A new law raising the drinking age
to 21 recently passed the General
Assembly and will go into effect this
fall. Currently, people 19 years of age
are permitted purchase beer and
unfortified wine. When the new law
goes into effect, no one under the
age of 21 will be allowed to purchase
beer or unfortified wine.
"It's going to be a mess (when the
new law goes into effect)," Kirkman
said, "because most undergraduates
are under 21, and I think they are
going to be very resourceful when
trying to get beer or wine."
Popular 21 and 22-year-olds will
start purchasing more beer for
minors, students will make even more
fake identifications, and others will
even ride down to South Carolina
and come back with a trunkload of
beer, he said.
"I'm sure it (the new age limit) will
protestors say, but a regents' spokes
person says budget oliicers dont
know how much is invested, how
long it will take to divest or which
stock will be sold first.
Other administrators say they
favor divestment, but fear selling the
stocks could cost their schools'
As fiscal officers, they are obli
gated legally to manage their stock
portfolios as profitably as possible.
If they don't, they can be sued
"Georgetown University has $15.5
million invested in companies in
South Africa," reports Georgetown
spokesperson Janet Lane. "Of that,
$2.3 million is in non-Sullivan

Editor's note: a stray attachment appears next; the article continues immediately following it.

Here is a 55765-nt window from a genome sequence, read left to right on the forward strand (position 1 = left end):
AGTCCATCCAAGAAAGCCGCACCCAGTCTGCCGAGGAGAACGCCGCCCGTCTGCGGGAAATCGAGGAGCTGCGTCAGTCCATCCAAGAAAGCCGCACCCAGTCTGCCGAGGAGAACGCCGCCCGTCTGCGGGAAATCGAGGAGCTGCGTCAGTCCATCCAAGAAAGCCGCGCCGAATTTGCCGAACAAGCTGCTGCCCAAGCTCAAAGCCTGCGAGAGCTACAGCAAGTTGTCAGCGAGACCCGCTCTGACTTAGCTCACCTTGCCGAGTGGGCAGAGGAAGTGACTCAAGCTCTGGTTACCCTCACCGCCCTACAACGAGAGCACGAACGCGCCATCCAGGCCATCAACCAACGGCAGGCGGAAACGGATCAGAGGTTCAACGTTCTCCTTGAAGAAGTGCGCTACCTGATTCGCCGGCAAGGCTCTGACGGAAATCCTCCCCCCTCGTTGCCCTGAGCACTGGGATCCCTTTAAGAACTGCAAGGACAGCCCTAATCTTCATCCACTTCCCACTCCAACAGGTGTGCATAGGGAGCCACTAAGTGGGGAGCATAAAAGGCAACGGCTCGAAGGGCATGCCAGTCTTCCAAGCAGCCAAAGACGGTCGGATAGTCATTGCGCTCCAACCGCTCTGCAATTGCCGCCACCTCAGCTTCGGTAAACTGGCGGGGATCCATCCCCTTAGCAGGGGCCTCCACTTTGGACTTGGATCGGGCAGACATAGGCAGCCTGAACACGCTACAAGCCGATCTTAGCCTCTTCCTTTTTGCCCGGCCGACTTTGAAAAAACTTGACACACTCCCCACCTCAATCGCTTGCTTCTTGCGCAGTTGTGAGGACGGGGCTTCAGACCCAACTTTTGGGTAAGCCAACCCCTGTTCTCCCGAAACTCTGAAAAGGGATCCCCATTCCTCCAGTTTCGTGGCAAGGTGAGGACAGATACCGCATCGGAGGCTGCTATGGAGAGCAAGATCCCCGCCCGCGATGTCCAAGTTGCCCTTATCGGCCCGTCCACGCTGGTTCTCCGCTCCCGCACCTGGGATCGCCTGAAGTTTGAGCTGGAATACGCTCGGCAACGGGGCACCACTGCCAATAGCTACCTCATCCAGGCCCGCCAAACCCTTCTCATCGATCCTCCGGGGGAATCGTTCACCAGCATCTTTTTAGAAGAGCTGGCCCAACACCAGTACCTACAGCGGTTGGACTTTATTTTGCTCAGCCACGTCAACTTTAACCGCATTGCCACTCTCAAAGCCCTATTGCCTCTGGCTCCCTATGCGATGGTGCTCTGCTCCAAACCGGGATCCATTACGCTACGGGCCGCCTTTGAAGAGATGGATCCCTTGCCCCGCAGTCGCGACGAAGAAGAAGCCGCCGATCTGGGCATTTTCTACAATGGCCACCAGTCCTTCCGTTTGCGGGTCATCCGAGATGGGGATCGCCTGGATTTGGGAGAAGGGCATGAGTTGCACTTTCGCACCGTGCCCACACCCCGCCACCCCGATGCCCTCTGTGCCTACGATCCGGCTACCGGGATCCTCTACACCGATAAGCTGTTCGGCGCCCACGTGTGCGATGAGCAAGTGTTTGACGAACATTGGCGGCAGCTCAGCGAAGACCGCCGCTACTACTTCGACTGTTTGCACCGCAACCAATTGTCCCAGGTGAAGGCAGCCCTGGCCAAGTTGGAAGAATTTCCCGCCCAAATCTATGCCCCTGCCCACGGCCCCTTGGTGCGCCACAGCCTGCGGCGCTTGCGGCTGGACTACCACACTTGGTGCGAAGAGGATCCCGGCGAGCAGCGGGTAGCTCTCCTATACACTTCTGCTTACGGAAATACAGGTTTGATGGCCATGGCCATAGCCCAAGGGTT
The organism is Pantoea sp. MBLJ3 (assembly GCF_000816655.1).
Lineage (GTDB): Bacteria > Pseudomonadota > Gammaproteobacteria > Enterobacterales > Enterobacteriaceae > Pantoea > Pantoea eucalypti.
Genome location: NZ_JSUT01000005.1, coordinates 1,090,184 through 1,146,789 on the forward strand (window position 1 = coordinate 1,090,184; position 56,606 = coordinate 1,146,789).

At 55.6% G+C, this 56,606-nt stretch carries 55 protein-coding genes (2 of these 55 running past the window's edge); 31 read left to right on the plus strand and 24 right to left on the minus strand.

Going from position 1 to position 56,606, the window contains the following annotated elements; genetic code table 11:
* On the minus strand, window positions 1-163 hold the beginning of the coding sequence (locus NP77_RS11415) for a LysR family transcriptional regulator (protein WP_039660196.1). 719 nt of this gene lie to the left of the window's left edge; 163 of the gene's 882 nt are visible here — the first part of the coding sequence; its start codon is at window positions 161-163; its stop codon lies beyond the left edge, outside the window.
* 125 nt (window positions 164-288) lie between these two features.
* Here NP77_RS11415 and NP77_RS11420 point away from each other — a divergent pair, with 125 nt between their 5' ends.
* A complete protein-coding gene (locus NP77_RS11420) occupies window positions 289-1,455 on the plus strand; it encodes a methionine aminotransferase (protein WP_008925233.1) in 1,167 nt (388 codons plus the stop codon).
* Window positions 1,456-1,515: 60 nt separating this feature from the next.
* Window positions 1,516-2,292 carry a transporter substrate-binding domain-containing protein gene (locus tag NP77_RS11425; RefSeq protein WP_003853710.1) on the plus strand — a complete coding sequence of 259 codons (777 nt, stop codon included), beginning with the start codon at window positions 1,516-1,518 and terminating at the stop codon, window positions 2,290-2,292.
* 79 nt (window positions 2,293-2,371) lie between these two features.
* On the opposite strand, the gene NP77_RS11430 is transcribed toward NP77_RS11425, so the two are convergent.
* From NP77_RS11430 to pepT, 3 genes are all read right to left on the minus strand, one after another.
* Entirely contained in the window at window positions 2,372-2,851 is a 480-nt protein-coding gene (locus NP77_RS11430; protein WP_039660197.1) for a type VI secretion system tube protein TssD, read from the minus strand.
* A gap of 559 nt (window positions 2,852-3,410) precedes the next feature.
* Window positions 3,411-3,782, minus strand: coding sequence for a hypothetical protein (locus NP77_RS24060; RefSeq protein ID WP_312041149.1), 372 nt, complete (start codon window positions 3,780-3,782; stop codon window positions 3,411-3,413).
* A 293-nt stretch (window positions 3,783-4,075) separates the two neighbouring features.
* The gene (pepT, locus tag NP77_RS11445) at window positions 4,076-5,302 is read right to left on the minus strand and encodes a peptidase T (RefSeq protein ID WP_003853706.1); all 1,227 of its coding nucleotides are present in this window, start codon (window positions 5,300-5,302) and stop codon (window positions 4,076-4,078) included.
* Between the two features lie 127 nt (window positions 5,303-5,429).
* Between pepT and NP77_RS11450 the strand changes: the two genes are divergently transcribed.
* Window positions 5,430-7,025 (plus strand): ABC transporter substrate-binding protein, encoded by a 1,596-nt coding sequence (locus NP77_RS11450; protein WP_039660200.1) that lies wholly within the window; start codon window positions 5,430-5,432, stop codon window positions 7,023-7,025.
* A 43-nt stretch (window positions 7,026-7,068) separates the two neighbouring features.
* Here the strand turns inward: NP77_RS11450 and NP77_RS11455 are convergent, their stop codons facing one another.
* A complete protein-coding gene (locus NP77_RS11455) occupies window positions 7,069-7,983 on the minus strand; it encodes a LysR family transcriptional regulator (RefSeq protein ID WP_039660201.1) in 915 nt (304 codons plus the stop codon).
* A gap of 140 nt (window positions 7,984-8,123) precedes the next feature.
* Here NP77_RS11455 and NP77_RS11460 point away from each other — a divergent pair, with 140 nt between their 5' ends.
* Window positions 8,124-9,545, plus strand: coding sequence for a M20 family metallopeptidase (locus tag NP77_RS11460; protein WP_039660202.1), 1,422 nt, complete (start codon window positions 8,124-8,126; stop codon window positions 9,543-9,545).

companies. The University invest
ment committee is willing to divest
it, but only over a reasonable period
of time" to avoid losses.
"Full divestiture could cost about
$100 million." Cal's Sullivan esti
mates. "The board didnt speak to
that directy when they voted against
total divestment, byt they have a
fiduciary responsibility to retirement
and endowment fund investments."
Iowa's Grinnell University has sold
some South Africa-related stock "in
the course of the normal sale of
securities," says Treasurer Robert
Anderson. "We're making no con
scious effort to divest. We're just
buying and selling securities.'
have a definite impact on students,"
Carpenter said, "because it will limit
a vast number of undergraduates
from becoming legal drinkers.
"Some students (abstainers) could
care less," Carpenter said. "Then
there would be some that will resent
However, there is nothing the
students could do about it, because
"the drinking age is not set by the
University," Carpenter said.
"Not much can be done about it
other than on the public policy level,"
she said. Even there, she added, little
can be done because, all states are
being encouraged to raise the drink
ing age by the federal government.
The federal government, through
the Safe Roads Act, has threatened
to cut funds for states td build
highways if the states do not increase
their drinking age limits to 21 by
The Safe Roads Act was encour
aged into adoption by research done
on the drinking age's affect on
highway accidents, according to
Linda Rudissill, who works in the
Highway Safety Office at the
"We did see in other states that
accidents and fatalities increased
when the age limit was lowered,"
Rudisill said. "As the age limit
increases, accidents and fatalities
Kirkman said the age limit increase
might reduce the number of people
driving while under the influence,
because students will not be going
to bars; they will be drinking in their
"But on that same token," Carpen
ter added, "there will be people out
on the roads (attending) parties."
"The good thing about having bars
down town is that you can walk
home," Carpenter said. "If people go
to apartment complexes and get
smashed, theyll be out on the roads."